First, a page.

Bayberry, also known as wax myrtle or candleberry, is a shrub or small tree that can grow up to 40 feet (12 meters) high. The plant is native to sandy swamps, bogs, and wet woodland areas in Europe, Africa, Asia, North America, and South America. It is deciduous to evergreen, with some species losing their leaves in the winter, and other species staying green year-round. However, the majority of bayberry species are evergreen.
The leaves of a bayberry shrub are from 1-4 inches (3-10 centimeters) in length, with few teeth, and a narrow, wedged shape. They are broader at the tip, and put off a pleasant fragrance when bruised or crushed. Leaves are a lustrous dark green color, and are retained until late fall before dropping.
The flowers on a bayberry plant are small, white to green in color, and appear in early to mid spring before the new leaves have grown. Male and female flowers are borne on different plants. The male flowers typically appear in cylindrical clusters, and the female flowers in shorter, rounder clusters.
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Bayberry is known for its wax covered berry-like fruit, which is used for its ornamental value, particularly in the winter months. The fruit stays on the tree for a long period of time, ripening in September and remaining as long for as the following spring. Each fruit is around 1/8 inch (1 centimeter) in diameter, and is hard to the touch.
The waxy coating of bayberry fruit also produces a pleasant aroma, which is often used to make candles, potpourris, and soap fragrances. The wax is removed by gently boiling the berries in water, and then allowing the water to cool. The wax will harden as a film on top of the water, where it can be removed and directly added to candles and soaps.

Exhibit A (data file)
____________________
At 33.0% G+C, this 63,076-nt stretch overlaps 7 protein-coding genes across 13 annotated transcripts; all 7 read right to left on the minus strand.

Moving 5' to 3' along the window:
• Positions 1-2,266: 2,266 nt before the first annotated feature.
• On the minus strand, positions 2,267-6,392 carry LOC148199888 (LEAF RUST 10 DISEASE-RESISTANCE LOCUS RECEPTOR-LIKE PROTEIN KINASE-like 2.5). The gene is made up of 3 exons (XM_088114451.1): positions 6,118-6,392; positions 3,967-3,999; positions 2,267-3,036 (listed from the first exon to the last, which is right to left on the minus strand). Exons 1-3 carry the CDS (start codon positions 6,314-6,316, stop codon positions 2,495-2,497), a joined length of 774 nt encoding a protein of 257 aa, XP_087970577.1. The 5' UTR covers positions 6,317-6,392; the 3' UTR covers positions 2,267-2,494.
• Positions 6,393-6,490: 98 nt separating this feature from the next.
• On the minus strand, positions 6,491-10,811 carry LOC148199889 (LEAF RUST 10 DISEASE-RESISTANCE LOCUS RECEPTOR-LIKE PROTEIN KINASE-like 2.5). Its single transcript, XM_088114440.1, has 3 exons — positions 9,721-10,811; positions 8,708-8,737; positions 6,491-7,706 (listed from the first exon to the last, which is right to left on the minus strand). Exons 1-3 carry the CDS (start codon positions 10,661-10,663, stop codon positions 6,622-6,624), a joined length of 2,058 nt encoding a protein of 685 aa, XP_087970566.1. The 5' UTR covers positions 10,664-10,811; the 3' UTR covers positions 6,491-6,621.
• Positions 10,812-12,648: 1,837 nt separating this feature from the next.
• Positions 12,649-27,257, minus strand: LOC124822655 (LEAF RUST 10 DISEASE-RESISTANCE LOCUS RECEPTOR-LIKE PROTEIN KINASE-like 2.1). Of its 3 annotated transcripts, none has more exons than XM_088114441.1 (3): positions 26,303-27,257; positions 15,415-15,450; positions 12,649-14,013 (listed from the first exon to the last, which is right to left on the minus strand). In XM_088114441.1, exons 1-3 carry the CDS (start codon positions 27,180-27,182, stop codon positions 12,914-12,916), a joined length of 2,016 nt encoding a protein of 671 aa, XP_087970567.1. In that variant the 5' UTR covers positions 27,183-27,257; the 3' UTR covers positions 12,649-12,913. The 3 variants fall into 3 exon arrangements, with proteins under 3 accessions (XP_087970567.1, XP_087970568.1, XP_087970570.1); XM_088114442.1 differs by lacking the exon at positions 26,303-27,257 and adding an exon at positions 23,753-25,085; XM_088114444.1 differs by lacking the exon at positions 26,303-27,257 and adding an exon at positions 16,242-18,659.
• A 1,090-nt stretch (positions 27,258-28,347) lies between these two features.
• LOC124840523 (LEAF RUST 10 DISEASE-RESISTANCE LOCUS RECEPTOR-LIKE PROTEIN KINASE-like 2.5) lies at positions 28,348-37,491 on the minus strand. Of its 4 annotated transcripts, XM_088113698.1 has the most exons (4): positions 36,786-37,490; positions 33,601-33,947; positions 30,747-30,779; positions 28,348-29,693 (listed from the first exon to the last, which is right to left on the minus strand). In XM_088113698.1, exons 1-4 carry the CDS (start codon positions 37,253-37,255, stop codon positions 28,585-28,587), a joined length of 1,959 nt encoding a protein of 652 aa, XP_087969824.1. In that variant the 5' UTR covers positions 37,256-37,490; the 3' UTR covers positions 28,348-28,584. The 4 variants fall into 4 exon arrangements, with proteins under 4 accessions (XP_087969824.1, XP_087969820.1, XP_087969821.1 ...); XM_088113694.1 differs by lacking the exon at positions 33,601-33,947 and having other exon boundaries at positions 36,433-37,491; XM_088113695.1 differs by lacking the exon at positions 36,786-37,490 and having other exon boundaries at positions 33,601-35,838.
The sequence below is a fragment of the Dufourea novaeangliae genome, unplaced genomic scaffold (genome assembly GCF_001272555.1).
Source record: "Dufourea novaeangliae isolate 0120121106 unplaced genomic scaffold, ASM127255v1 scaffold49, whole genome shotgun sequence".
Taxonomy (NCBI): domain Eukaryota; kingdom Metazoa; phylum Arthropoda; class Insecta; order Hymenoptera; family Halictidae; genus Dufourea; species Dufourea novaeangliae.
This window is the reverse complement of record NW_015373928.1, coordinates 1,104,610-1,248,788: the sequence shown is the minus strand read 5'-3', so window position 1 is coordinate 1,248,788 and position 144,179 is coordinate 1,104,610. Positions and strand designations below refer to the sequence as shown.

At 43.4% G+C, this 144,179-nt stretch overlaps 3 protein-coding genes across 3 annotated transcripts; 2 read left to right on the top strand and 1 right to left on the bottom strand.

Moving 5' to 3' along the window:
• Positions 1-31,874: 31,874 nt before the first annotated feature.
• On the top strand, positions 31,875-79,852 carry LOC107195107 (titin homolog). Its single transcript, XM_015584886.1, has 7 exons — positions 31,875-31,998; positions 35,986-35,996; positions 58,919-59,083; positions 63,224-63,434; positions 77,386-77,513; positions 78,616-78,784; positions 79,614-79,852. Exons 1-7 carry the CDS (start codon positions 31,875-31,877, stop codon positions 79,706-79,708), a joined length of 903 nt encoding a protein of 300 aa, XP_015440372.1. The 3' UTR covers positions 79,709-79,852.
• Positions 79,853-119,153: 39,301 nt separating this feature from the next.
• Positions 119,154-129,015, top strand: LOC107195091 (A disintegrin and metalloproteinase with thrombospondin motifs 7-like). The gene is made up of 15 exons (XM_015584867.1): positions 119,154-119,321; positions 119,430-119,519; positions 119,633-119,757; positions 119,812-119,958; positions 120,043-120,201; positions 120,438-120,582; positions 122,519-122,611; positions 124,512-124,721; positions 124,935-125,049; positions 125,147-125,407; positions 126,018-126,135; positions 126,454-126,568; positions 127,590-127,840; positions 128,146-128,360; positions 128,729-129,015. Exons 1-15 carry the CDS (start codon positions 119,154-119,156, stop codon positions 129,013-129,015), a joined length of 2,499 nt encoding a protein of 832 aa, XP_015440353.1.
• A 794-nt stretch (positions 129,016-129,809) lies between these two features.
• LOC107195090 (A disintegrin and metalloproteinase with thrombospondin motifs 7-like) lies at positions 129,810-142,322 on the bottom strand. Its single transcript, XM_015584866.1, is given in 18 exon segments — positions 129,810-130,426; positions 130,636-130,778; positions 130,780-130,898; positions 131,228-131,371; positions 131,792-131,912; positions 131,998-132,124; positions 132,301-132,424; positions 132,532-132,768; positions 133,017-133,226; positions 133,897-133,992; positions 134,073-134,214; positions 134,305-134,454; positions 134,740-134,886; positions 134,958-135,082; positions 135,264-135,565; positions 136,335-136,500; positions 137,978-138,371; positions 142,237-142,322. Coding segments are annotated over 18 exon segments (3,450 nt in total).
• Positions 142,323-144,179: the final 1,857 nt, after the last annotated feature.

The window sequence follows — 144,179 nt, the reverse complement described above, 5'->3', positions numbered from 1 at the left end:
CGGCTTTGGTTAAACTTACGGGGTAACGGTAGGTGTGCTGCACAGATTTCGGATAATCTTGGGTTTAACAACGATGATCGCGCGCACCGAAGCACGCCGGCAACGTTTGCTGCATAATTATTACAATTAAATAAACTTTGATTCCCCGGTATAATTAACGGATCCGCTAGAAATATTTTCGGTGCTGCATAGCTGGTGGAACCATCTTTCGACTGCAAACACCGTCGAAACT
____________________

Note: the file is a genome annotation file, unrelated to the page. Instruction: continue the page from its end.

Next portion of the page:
Although traditionally used to make candles, there are many other uses of bayberry. The leaves can be used as a natural insect repellent, and they are often grown as ornamental plants in personal gardens and landscaping. As a landscape plant, bayberry is best suited for use along borders, as a foundation planting, or planting near buildings and structures, and as an erosion cover.
Bayberries are a preferred food source for several bird species, including gray catbirds, tree swallows, red bellied woodpeckers, yellow-rumped warblers, and eastern meadowlarks. They also attract various songbirds, which make their nests in the foliage. This is beneficial to the propagation of bayberry, as the seeds are spread through the birds’ droppings. In addition, bayberry leaves also serve as food for several different moths, including brown-tail, emperor moth, and winter moth.